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Geologic carbon storage is unlikely to trigger large earthquakes and reactivate faults through which CO<inf>2</inf> could leak

AuthorsVilarrasa, Víctor ; Carrera, Jesús
Issue Date2015
CitationProceedings of the National Academy of Sciences of the United States of America 112: 5938- 5943 (2015)
Abstract© 2015, National Academy of Sciences. All rights reserved. Zoback and Gorelick [(2012) Proc Natl Acad Sci USA 109(26):10164-10168] have claimed that geologic carbon storage in deep saline formations is very likely to trigger large induced seismicity, which may damage the caprock and ruin the objective of keeping CO<inf>2</inf> stored deep underground. We argue that felt induced earthquakes due to geologic CO<inf>2</inf> storage are unlikely because (i) sedimentary formations, which are softer than the crystalline basement, are rarely critically stressed; (ii) the least stable situation occurs at the beginning of injection, which makes it easy to control; (iii) CO<inf>2</inf> dissolution into brine may help in reducing overpressure; and (iv) CO<inf>2</inf> will not flow across the caprock because of capillarity, but brine will, which will reduce overpressure further. The latter two mechanisms ensure that overpressures caused by CO<inf>2</inf> injection will dissipate in a moderate time after injection stops, hindering the occurrence of postinjection induced seismicity. Furthermore, even if microseismicity were induced, CO<inf>2</inf> leakage through fault reactivation would be unlikely because the high clay content of caprocks ensures a reduced permeability and increased entry pressure along the localized deformation zone. For these reasons, we contend that properly sited and managed geologic carbon storage in deep saline formations remains a safe option to mitigate anthropogenic climate change.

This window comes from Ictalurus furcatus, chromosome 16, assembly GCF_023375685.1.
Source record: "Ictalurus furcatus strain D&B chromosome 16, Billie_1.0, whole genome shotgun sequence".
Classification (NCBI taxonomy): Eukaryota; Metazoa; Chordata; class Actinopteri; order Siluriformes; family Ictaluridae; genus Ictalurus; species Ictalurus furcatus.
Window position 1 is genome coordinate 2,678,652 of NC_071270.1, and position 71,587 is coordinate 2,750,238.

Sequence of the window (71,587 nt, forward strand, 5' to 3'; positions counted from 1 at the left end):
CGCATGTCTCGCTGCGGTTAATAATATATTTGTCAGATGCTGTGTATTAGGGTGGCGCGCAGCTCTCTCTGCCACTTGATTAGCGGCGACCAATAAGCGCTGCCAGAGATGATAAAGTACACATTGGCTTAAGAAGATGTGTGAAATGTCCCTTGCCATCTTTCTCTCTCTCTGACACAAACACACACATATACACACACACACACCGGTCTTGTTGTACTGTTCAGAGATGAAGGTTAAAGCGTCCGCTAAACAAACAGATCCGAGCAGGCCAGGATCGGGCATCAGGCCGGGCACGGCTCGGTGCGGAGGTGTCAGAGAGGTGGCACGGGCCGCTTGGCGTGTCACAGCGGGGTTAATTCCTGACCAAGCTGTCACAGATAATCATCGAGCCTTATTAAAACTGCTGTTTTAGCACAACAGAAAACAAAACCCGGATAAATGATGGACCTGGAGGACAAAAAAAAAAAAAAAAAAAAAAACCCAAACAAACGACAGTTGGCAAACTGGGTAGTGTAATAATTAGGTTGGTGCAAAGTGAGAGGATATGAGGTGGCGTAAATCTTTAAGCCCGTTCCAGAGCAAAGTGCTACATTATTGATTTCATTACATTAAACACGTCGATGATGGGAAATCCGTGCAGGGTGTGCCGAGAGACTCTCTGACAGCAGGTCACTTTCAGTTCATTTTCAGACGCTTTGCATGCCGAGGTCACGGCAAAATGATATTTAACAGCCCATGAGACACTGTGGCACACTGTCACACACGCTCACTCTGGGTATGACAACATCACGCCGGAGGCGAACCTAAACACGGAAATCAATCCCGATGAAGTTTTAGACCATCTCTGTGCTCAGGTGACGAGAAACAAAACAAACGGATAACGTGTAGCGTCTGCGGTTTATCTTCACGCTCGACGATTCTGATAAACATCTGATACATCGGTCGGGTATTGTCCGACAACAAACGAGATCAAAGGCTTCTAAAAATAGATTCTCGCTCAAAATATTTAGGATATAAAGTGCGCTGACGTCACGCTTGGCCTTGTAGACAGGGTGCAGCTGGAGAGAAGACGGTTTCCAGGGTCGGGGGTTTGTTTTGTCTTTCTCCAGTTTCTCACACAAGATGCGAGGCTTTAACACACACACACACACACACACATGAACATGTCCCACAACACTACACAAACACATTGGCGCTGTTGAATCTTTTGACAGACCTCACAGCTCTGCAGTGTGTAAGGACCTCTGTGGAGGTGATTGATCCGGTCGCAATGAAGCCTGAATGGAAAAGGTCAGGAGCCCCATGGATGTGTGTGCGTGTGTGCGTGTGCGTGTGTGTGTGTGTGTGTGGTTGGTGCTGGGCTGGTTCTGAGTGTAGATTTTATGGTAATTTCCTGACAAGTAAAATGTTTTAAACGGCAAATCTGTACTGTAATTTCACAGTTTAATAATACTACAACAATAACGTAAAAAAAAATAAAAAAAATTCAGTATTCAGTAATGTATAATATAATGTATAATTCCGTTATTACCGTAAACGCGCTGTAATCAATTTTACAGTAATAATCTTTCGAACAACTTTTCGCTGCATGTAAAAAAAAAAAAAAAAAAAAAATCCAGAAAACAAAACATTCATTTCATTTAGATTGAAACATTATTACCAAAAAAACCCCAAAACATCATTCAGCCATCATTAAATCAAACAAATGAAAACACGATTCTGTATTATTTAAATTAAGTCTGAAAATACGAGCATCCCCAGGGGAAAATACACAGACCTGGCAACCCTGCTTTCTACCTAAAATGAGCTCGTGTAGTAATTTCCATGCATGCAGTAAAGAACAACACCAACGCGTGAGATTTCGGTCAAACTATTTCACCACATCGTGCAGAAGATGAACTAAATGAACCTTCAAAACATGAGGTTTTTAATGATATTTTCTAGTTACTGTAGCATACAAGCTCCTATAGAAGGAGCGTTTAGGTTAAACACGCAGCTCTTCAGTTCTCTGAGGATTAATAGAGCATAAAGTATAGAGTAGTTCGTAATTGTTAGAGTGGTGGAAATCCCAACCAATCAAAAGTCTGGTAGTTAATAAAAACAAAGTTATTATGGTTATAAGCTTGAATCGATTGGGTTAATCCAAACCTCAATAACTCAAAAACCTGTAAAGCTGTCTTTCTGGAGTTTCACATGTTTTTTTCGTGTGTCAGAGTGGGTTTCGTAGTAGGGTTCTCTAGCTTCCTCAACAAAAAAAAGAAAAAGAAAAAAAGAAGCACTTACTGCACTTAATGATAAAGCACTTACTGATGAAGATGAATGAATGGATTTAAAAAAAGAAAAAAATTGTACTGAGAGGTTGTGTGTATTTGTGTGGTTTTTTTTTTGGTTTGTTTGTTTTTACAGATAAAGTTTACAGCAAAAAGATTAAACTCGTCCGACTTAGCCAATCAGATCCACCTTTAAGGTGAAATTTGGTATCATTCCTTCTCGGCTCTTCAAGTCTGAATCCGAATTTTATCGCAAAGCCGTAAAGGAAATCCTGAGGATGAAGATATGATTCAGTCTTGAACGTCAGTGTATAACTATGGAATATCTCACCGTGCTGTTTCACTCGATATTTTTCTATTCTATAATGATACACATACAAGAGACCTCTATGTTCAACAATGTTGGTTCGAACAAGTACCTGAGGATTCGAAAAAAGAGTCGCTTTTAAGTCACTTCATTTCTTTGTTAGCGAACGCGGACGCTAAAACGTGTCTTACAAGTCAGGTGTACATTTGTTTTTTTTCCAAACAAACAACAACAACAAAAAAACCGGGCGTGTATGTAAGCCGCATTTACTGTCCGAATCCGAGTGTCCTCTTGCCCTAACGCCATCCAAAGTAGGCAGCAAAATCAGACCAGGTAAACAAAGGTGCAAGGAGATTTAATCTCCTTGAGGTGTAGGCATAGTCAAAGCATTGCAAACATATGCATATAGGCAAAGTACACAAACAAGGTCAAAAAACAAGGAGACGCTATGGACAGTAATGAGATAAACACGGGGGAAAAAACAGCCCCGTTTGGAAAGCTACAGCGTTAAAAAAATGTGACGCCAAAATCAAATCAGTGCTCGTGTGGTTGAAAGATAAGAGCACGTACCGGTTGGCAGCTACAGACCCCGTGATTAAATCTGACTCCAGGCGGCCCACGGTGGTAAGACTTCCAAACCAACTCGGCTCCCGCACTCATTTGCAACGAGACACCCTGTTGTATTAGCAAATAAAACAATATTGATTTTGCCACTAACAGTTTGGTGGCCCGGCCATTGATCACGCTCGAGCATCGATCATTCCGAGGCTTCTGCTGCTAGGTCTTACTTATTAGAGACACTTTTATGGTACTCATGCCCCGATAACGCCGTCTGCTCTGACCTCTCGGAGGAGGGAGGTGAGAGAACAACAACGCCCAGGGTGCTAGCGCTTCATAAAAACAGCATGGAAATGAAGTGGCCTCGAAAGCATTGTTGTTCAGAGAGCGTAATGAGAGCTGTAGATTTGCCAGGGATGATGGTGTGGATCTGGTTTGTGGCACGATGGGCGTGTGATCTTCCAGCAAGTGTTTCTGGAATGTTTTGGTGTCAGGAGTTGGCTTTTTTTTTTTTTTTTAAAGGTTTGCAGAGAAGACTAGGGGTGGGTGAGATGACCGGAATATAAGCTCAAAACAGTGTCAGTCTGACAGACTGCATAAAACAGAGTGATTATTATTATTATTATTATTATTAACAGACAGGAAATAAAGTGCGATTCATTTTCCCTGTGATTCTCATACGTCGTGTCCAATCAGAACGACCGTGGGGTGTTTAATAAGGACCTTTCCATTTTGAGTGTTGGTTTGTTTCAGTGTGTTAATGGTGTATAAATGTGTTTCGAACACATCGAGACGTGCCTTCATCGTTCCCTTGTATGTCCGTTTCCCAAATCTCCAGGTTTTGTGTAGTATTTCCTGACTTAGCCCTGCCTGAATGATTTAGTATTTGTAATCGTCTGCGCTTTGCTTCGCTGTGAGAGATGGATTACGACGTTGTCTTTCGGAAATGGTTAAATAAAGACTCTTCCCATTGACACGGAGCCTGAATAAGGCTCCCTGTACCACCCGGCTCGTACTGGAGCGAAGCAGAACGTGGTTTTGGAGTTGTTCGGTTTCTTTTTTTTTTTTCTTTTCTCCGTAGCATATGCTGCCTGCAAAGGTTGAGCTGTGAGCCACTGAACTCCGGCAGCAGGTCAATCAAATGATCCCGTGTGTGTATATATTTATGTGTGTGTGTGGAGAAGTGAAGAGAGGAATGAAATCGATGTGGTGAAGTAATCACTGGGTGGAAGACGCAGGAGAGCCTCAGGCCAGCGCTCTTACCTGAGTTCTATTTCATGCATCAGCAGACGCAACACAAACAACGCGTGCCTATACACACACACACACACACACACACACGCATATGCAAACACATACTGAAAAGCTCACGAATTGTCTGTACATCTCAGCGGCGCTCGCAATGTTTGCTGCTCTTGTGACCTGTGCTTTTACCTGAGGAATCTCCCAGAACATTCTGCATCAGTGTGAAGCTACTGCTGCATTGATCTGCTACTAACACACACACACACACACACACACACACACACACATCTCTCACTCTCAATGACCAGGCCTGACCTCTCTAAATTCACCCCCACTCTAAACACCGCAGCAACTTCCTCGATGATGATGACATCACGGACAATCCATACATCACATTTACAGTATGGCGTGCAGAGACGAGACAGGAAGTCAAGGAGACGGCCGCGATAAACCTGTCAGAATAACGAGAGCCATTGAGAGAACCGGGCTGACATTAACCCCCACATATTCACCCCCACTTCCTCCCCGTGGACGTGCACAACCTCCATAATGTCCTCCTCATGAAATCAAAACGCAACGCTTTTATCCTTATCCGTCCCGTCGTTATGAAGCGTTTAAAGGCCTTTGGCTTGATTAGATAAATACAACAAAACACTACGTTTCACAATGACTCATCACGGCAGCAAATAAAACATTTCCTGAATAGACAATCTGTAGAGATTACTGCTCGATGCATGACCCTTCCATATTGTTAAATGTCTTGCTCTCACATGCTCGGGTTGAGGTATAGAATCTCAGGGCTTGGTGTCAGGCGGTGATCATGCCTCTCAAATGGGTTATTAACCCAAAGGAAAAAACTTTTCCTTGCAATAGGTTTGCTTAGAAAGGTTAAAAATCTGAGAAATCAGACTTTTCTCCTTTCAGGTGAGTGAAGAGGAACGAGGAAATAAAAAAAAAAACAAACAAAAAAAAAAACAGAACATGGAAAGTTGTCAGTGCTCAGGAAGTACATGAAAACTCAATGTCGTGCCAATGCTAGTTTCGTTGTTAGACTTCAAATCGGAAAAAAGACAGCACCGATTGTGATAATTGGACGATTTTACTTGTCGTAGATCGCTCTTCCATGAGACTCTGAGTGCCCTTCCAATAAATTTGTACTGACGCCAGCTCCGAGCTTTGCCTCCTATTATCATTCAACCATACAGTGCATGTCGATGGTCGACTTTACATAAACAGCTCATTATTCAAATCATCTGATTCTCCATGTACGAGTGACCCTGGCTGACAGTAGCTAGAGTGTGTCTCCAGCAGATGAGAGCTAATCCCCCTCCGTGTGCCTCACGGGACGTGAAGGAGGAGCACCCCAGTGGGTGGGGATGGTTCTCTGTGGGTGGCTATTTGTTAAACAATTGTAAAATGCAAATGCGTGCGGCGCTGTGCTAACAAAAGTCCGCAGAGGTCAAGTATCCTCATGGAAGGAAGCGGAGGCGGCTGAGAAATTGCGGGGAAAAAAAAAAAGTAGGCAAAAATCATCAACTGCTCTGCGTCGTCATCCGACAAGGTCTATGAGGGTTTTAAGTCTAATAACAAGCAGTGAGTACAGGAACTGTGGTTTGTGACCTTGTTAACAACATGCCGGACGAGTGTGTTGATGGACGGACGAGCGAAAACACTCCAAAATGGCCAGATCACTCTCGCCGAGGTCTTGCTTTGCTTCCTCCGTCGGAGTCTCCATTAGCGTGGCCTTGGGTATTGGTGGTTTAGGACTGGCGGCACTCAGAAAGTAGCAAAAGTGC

Publisher version (URL)http://dx.doi.org/10.1073/pnas.1413284112
Identifiersdoi: 10.1073/pnas.1413284112
issn: 1091-6490
Appears in Collections:(IDAEA) Artículos
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